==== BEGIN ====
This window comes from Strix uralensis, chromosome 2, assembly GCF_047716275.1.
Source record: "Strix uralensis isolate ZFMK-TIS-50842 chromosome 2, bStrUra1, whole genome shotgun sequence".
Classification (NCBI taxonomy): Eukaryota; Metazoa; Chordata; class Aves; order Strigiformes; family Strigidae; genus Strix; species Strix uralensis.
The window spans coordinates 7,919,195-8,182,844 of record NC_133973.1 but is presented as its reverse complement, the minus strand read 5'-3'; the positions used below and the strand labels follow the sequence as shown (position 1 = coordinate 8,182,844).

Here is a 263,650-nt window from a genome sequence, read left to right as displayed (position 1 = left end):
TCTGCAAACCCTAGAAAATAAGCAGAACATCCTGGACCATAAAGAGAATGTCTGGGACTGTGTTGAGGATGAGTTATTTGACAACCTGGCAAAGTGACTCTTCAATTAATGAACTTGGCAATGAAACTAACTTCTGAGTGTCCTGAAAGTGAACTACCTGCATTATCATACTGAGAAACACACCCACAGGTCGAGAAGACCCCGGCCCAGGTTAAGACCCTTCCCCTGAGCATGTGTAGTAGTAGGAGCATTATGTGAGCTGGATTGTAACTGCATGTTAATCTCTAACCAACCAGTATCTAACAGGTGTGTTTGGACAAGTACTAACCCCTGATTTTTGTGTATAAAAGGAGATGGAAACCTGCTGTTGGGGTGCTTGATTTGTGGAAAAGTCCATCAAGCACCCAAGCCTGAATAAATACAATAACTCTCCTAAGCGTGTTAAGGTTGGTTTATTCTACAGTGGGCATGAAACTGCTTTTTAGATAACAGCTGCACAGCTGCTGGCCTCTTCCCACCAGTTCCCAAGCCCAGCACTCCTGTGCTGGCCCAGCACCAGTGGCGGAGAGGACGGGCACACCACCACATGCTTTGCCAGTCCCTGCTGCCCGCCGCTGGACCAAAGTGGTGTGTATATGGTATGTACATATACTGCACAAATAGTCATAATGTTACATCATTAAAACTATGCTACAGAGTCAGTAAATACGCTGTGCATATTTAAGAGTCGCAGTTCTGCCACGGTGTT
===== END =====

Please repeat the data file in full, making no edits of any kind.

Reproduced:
This window comes from Strix uralensis, chromosome 2, assembly GCF_047716275.1.
Source record: "Strix uralensis isolate ZFMK-TIS-50842 chromosome 2, bStrUra1, whole genome shotgun sequence".
Classification (NCBI taxonomy): Eukaryota; Metazoa; Chordata; class Aves; order Strigiformes; family Strigidae; genus Strix; species Strix uralensis.
The window spans coordinates 7,919,195-8,182,844 of record NC_133973.1 but is presented as its reverse complement, the minus strand read 5'-3'; the positions used below and the strand labels follow the sequence as shown (position 1 = coordinate 8,182,844).

Here is a 263,650-nt window from a genome sequence, read left to right as displayed (position 1 = left end):
TCTGCAAACCCTAGAAAATAAGCAGAACATCCTGGACCATAAAGAGAATGTCTGGGACTGTGTTGAGGATGAGTTATTTGACAACCTGGCAAAGTGACTCTTCAATTAATGAACTTGGCAATGAAACTAACTTCTGAGTGTCCTGAAAGTGAACTACCTGCATTATCATACTGAGAAACACACCCACAGGTCGAGAAGACCCCGGCCCAGGTTAAGACCCTTCCCCTGAGCATGTGTAGTAGTAGGAGCATTATGTGAGCTGGATTGTAACTGCATGTTAATCTCTAACCAACCAGTATCTAACAGGTGTGTTTGGACAAGTACTAACCCCTGATTTTTGTGTATAAAAGGAGATGGAAACCTGCTGTTGGGGTGCTTGATTTGTGGAAAAGTCCATCAAGCACCCAAGCCTGAATAAATACAATAACTCTCCTAAGCGTGTTAAGGTTGGTTTATTCTACAGTGGGCATGAAACTGCTTTTTAGATAACAGCTGCACAGCTGCTGGCCTCTTCCCACCAGTTCCCAAGCCCAGCACTCCTGTGCTGGCCCAGCACCAGTGGCGGAGAGGACGGGCACACCACCACATGCTTTGCCAGTCCCTGCTGCCCGCCGCTGGACCAAAGTGGTGTGTATATGGTATGTACATATACTGCACAAATAGTCATAATGTTACATCATTAAAACTATGCTACAGAGTCAGTAAATACGCTGTGCATATTTAAGAGTCGCAGTTCTGCCACGGTGTT